27. The compressor device according to claim 22 and wherein said air inlet opening of said rotatable manifold assembly means is radially aligned with said air inlet port and axially spaced from said compressed air outlet port in said wall and said manifold assembly having a closed end wall adjacent said stationary partition wall.
28. The compressor device according to claim 22 and wherein said manifold assembly means is connected for rotational movement with said sun gear drive means.
29. The compressor device according to claim 24 and wherein said frame ring means are provided on opposed sides of said cylinders, said frame ring means being provided with bearing means for each of said simple eccentric cranks.
30. The compressor device according to claim 29 and wherein said sun gear drive means is generally coaxial with said manifold assembly means.
31. The compressor device according to claim 30 and wherein each said air outlet port is provided with one-way valve means preventing the passage of air into said compressor through said outlet port.
32. The compressor device according to claim 31 and wherein said air inlet opening of said rotatable manifold assembly means is radially aligned with said air inlet port and axially spaced from said compressed air outlet port in said wall and said manifold assembly having a closed end wall adjacent said stationary partition wall.
33. The compressor device according to claim 32 and wherein said manifold assembly means is connected for rotational movement with said sun gear means.
34. A positive displacement expander device, comprising:
(a) a stationary block means which includes a predetermined number of radially disposed equispaced cylinders and piston means therein such that a central manifold cavity is defined and wherein each cylinder has a wall separating it from said manifold cavity and wherein each said wall for each said cylinder is provided with a gas inlet port and a exhaust port which are generally axially spaced apart,
(b) each said cylinder further including a separate simple eccentric crank mounted for rotatable movement radially outwardly of said wall such that a connecting rod interconnects the piston in said cylinder with said eccentric crank to cause driving rotation of said crank,
(c) said expander component also including separate pinion gear means connected to each eccentric crank and a sun gear to which each of said pinion gears is operably connected, said sun gear also having power take-off drive means connected thereto,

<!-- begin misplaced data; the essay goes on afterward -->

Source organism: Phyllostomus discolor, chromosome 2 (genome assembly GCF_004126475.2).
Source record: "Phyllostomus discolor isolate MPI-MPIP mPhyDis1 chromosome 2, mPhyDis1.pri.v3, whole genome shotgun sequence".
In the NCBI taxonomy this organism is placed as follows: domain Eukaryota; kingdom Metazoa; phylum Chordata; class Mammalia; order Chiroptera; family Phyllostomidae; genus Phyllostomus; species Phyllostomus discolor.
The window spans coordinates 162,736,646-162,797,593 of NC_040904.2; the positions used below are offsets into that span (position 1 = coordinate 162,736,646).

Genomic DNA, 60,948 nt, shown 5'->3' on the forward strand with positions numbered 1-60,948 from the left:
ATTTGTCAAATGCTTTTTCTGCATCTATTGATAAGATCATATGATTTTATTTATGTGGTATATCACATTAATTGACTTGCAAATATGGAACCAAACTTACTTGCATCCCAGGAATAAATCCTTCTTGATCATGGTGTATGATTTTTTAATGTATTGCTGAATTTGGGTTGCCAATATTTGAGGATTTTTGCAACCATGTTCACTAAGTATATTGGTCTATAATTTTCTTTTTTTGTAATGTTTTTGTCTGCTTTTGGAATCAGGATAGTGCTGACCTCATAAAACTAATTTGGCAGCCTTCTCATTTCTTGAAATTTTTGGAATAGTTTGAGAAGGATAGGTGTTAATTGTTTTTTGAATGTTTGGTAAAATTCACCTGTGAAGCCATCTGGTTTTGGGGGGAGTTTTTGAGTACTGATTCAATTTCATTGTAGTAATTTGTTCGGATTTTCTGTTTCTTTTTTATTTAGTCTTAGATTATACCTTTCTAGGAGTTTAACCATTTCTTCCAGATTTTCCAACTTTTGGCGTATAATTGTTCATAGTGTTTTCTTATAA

(d) rotatable generally cylindrical manifold assembly means located in said block and including a gas inlet compartment for receiving gases from said combustor and a gas outlet compartment axially separated from said gas inlet compartment by a partition wall, said manifold also having a gas inlet opening for coacting with said gas inlet port and a gas outlet opening for coacting with said gas outlet port whereby gas admitted to said cylinders through said gas inlet opening and said gas inlet port causes outward driving power movement of said pistons and whereby exhaust gases are exited through said gas outlet opening and said gas outlet port to said gas outlet compartment, and
(e) said piston each being designed so as to include a first piston section to which each said eccentric crank is connected and free floating second section comprising the head portion of said pistons such that said second section is unconnected to and is able to freely disengage said first section upon the occurrence of a predetermined pressure with the cylinder.
35. The positive displacement expander device according to claim 34 and wherein said second piston section is formed to include a skirt portion depending from the head portion thereof.
36. The positive displacement expander device according to claim 35 and wherein said skirt portion further includes piston seal ring means which engage the cylinder wall.
37. The positive displacement expander device according to claim 36 and in which said manifold assembly means is connected for rotation with said sun gear.
38. The positive displacement expander device according to claim 36 and in which each said eccentric crank means for said expander component is provided with crank mounting shaft means rotatably received in bearing means and wherein said crank mounting shaft means are secured for positive rotation with pinion gear means operably connected to said sun gear.
39. The positive displacement expander device according to claim 36 and in which said manifold assembly means is connected for rotation with said sun gear.